I may be over-stating it to say that the final of the GBBO was orgasmically thrilling, as it clearly was not. The Great British Bake off is struck deeply by the terrible flaw that the viewers cannot either taste or smell the baked goods being produced. This is perhaps why the former is commented on blandly or briefly and the latter not at all. This is in contrast to the appearance that gets a good deal of comment. Inevitably, however, the food must be judged partly or even mainly on flavour.
It is perhaps vaguely peculiar therefore that the show works at all. Of course it has beautifully able and contrasting judges, the tough-guy Paul Hollywood and the gentle but powerful Mary Berry. The presenters number Sue Perkins, who provides witty wordplay and thinly-scripted narration clearly written by someone else, and Mel Giedroyc who does, well, something. Not sure what. Knows the names of tedious types of polish bun? Talks in an unnecessarily dramatic tone about trivial occurrences? I am not sure.
What it also has is someone a bit canny who does the auditions. They know they have twelve contestants and they seem to think, probably rightly, that it will not work that will if the standard is too high or too low. So they choose about six people who are a bit crap and will clearly be the first half to go (you can virtually write the list in week one) and about six who are competent but may or may not have the stamina to last it out. Certainly they have some assessment system whereby they can ascertain whether potential bakers know their stuff or not. There are clearly a number of people who are proficient in things I have never heard of and they cannot fail to check this before the whole thing kicks off.
Someone relatively senior of the production team, probably the director and the producer in fact, select rushes that edit together into something that manages to be both informative and watchably entertaining. There are not endless tears and embarrassments, nor are there the sorts of humiliating and undignified scenes that appear in every other piece of reality television I have ever seen. I call it reality television because the GBBO consists of amateurs doing a difficult thing, rather than a competition between seasoned professionals. So much of the point of putting ‘ordinary’ people on television in a setting that some arse has called ‘reality’ is the schadenfreude for the viewer of watching someone who is at best ill-qualified and at worst as stupid than they are, fail or almost fail at something. Those programmes are then designed to carry the supposed tension of the obvious outcome from the outset until some moment near the end, with an ‘emotional rollercoaster’ along the way.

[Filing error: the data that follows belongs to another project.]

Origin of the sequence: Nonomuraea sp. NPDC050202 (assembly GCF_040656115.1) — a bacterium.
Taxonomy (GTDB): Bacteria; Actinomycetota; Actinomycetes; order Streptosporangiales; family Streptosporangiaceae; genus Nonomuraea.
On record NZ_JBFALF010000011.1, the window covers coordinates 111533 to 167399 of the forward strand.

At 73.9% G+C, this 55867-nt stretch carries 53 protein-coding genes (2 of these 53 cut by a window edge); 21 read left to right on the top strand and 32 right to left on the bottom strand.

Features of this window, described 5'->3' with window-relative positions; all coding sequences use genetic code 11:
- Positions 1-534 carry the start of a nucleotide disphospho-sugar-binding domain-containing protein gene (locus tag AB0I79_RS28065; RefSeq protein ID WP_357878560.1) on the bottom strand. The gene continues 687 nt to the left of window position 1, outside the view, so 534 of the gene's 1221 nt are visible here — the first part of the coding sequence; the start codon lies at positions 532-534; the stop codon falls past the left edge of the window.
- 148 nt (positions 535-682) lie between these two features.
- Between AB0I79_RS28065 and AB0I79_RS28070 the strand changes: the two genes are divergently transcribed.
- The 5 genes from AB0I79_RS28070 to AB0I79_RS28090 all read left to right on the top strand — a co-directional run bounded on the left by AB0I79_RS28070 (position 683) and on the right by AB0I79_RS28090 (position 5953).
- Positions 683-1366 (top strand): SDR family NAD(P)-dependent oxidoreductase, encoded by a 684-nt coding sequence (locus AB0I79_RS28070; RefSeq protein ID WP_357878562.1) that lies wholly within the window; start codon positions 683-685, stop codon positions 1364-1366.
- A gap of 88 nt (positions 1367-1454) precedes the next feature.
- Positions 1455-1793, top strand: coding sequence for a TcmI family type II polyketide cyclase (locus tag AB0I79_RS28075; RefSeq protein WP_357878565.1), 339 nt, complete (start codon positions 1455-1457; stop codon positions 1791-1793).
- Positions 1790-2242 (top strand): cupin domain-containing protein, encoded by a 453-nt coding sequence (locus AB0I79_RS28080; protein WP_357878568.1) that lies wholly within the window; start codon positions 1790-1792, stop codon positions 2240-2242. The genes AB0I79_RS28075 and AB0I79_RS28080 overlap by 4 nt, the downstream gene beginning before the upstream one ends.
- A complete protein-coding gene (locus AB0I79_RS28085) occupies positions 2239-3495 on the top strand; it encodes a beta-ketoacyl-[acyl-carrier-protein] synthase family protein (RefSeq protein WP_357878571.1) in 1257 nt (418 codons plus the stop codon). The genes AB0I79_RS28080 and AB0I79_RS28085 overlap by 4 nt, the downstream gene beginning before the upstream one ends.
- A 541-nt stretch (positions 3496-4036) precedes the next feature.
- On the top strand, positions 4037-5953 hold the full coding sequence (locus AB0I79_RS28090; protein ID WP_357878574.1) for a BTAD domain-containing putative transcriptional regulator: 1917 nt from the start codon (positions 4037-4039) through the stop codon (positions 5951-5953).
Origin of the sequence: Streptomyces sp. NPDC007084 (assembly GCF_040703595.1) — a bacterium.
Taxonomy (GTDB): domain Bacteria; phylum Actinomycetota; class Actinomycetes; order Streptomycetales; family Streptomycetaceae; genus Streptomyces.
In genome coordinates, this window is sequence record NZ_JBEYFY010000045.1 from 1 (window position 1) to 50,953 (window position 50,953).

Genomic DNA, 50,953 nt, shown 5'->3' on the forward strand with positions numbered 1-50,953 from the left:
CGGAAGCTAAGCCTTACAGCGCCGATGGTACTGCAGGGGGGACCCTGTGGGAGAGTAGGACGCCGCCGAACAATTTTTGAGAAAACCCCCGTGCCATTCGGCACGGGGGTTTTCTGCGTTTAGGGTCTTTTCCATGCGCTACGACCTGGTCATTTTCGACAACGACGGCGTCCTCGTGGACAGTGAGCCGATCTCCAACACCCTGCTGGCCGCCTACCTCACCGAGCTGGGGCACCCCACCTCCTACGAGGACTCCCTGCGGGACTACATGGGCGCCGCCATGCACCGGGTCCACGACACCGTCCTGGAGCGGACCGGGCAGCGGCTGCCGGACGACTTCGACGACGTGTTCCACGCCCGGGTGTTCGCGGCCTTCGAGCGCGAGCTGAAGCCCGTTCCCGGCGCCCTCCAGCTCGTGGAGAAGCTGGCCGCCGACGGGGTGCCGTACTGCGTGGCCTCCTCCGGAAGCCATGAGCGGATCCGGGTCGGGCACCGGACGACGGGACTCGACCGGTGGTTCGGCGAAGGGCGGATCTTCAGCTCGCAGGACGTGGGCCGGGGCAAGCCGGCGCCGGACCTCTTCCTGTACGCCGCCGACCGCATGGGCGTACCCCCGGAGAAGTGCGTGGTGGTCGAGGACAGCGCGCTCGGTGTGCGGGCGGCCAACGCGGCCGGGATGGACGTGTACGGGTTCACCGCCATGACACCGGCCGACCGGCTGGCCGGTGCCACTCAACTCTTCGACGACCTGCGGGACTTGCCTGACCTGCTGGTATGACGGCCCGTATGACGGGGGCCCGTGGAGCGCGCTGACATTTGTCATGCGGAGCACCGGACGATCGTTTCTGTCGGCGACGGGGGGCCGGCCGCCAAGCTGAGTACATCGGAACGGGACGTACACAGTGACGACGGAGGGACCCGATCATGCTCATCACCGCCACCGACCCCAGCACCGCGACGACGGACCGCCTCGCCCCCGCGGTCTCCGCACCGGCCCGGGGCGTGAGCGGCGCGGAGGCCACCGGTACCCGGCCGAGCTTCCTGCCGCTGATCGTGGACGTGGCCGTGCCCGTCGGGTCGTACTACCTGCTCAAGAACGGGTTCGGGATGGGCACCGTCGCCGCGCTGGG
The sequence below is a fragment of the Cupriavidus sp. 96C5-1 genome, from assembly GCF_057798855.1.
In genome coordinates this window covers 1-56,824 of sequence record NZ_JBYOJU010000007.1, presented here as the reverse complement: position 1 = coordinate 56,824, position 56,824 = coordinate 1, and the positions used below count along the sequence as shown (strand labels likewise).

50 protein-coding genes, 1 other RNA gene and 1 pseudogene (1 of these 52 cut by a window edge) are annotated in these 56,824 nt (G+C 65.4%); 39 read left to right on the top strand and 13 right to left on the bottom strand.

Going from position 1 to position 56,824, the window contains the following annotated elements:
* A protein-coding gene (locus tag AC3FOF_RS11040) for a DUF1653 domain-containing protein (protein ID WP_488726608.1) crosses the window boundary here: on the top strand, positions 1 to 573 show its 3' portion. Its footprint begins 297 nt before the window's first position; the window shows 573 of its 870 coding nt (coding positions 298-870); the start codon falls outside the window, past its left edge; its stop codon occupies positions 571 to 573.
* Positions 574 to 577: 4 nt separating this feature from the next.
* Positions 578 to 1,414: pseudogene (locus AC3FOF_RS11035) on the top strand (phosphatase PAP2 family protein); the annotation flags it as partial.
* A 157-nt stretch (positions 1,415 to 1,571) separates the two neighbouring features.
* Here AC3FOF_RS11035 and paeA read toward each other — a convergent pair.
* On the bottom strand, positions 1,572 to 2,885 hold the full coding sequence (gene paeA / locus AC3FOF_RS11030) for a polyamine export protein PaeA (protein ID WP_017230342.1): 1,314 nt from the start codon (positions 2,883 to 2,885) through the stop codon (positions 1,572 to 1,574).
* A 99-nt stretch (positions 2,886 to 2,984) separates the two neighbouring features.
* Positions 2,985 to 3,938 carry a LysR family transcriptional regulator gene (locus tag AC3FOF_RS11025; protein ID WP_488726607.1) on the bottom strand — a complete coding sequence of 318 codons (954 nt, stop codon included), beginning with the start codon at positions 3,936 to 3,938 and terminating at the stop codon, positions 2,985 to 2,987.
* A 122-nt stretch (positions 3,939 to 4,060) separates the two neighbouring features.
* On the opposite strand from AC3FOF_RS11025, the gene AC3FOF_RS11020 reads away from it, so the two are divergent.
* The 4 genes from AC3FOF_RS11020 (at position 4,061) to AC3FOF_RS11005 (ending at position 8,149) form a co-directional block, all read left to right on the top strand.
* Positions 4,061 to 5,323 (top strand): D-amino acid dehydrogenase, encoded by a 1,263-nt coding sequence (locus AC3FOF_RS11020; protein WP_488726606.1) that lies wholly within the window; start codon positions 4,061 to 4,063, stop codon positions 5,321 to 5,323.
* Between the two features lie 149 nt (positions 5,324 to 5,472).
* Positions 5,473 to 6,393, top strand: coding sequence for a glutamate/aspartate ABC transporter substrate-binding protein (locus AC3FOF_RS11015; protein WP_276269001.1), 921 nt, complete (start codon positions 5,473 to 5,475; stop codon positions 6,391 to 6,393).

Despite its faults, the GBBO manages to avoid any of this dross. In that respect I find it a breath of fresh air. It has made the celebrating of achievement by people who are able but not formally trained on television acceptable. It means I can watch something that is not comedy, drama, documentary or crap, on live television, and for that I am grateful. But where will it go next? The flavour-flaw in the format can never be done away with and unless at least one of the judges or presenters dies, preferably during filming, the GBBO piping bag will flow steady for a while yet. I am vaguely tempted to watch the next series, as long as it is not on too soon. It is almost a compulsive urge: partly because it seems to be good television, and partly because I do like baking. And eating. Perhaps those things are the allure for me. This sets up an uncomfortable paradox: the one place where those things can be satisfied is if I actually become a contestant on the programme itself.
I suppose that means I have a crème patissière to practice. Just as soon as I find out what that is.
How Hot is Hot? A Burning Question About a Hot Condiment Thursday, Jan 19 2012
Plenty of people like a good hot curry. I am not one of them, but I think that most people have met, or know, someone who likes wolfing down the hottest curry in the house as a matter of pride. I do know someone who likes to munch on the same kind of hot curry but exquisitely slowly. Either way, it is safe to assume that pretty much anyone who has had a strong curry, and either enjoyed it or not, will remember the flavour forever.
There has even been a certain amount of study on this topic: some time ago, the compound capsaicin (Figure 1) was identified as the cause of the hotness. Several related compounds have also been identified, some of which are ‘hotter’ than others. This led to the desire to measure the ‘hotness’, resulting in the Scoville Heat Unit, and the Scoville Scale.